Rejoice: American Players Are Soccer's New Exploitable Resource

Illustration for article titled Rejoice: American Players Are Soccer's New Exploitable Resource

In April, Thomas DiBenedetto, a rich businessman from Boston who somehow emerged from the economic downturn unscathed, bought a controlling interest in AS Roma for around 60 million Euros. Pending approval, he'll be the first foreign majority investor in Serie A. One of his first action items is to sign an American player. Or two. Or three. Somehow, possibly via diligent reporting, the MLS website managed to break the news of DiBenedetto's patriotic impulse:

Roma's lead crushes are currently Borussia Mönchengladbach midfielder Michael Bradley (now on loan to Aston Villa) and LA Galaxy star Landon Donovan. [New sporting director Walter] Sabatini has also sized up the likes of New York Red Bulls forward Juan Agudelo, FC Nürnberg right-sider Timothy Chandler, Aston Villa 'keeper Brad Guzan and Anderlecht midfielder Sacha Kljestan.


Now this is interesting. Chandler and Agudelo have loads of potential that needs developing. Guzan is a very good goalie, as are many goalies out there. Kljestan shouldn't even be in this conversation. Which leaves the mainline American stars in Donovan and Bradley. Of the two, Donovan should be considered on merit, given his technical ability. But merit can't be the only consideration with this many Americans in play for an international transfer. It starts to feel a little like Manchester United signing Dong Fangzhuo to tap the Chinese market, although less disingenuous.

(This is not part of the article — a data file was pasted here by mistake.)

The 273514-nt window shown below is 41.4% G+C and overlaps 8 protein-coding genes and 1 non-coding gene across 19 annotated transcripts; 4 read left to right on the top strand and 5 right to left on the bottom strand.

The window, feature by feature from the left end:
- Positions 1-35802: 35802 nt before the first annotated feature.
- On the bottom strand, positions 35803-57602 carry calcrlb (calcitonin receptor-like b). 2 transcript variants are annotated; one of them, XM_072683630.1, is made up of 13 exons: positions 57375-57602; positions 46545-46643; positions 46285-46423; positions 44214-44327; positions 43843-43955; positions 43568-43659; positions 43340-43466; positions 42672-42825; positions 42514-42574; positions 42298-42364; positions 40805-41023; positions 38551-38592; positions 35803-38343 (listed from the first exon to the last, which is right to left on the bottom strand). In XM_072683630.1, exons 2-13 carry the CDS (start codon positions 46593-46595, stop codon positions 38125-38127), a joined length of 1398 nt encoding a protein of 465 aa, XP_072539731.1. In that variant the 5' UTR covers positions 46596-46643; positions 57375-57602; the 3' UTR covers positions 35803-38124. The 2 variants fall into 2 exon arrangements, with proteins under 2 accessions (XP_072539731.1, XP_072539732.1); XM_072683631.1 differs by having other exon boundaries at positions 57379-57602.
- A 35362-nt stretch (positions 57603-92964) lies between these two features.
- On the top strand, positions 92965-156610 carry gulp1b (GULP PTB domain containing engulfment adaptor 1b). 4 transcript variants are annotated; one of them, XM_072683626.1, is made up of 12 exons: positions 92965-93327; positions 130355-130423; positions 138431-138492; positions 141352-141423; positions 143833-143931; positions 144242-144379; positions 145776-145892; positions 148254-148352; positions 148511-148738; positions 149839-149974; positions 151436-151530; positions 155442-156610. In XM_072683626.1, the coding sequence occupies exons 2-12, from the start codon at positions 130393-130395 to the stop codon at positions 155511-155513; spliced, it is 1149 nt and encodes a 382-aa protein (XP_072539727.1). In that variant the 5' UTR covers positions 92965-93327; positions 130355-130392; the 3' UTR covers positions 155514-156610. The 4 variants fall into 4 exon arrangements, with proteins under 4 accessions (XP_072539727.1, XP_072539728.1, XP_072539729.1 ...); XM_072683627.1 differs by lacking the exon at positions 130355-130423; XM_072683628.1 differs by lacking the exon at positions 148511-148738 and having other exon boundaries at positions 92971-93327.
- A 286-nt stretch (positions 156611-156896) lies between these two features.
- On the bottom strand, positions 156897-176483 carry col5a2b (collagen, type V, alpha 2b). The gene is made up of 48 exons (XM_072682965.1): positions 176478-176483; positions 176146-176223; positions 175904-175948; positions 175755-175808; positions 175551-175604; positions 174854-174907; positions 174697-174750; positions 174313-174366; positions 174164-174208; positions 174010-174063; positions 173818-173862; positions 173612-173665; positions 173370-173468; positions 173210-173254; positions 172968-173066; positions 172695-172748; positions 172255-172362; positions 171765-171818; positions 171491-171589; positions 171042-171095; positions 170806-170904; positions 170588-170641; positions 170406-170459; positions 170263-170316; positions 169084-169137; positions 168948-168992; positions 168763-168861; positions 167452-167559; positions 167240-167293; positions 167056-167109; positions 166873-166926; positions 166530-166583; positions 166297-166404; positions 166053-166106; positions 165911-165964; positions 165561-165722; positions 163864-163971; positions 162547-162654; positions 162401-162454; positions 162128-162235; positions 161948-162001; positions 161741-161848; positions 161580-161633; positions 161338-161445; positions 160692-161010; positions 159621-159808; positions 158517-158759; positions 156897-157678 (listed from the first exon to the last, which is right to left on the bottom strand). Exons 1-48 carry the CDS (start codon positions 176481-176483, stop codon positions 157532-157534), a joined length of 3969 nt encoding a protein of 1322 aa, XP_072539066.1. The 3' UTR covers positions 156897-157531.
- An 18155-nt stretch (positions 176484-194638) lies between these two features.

When Donovan served a brief stint with Everton last year, awareness of the club spiked in the United States. I saw many fans looking to buy Donovan's No. 9 Everton jersey online and a bunch more wearing it in South Africa during the World Cup (not that my first-hand observation is quantitatively significant). Point is, Everton scored in two ways with Donovan: the club found a nice complementary player on the right wing and a Trojan horse into the American market. In a mere 13 games, Donovan generated a good deal of free publicity and revenue for Everton, which did absolutely nothing here to promote its American connection.

It looks like DiBenedetto has a more targeted approach in mind. He's already referring to the American players as "products." He sees that many MLS stadiums are overflowing with devoted fans. I'm sure he knows that Americans bought more World Cup tickets last year than visitors from any other country. We've been conditioned to think that the lasting embrace of soccer here was supposed to occur in a fiery instant, like some cosmic bro hug set to a Hans Zimmer score. But it's been gradually percolating all along. If the economics of the sport have now reached the point where American soccer players are being wooed because of their nationality, rather than in spite of it, I guess you'd have to call that progress.

Could US stars Bradley, Donovan be headed to Roma? []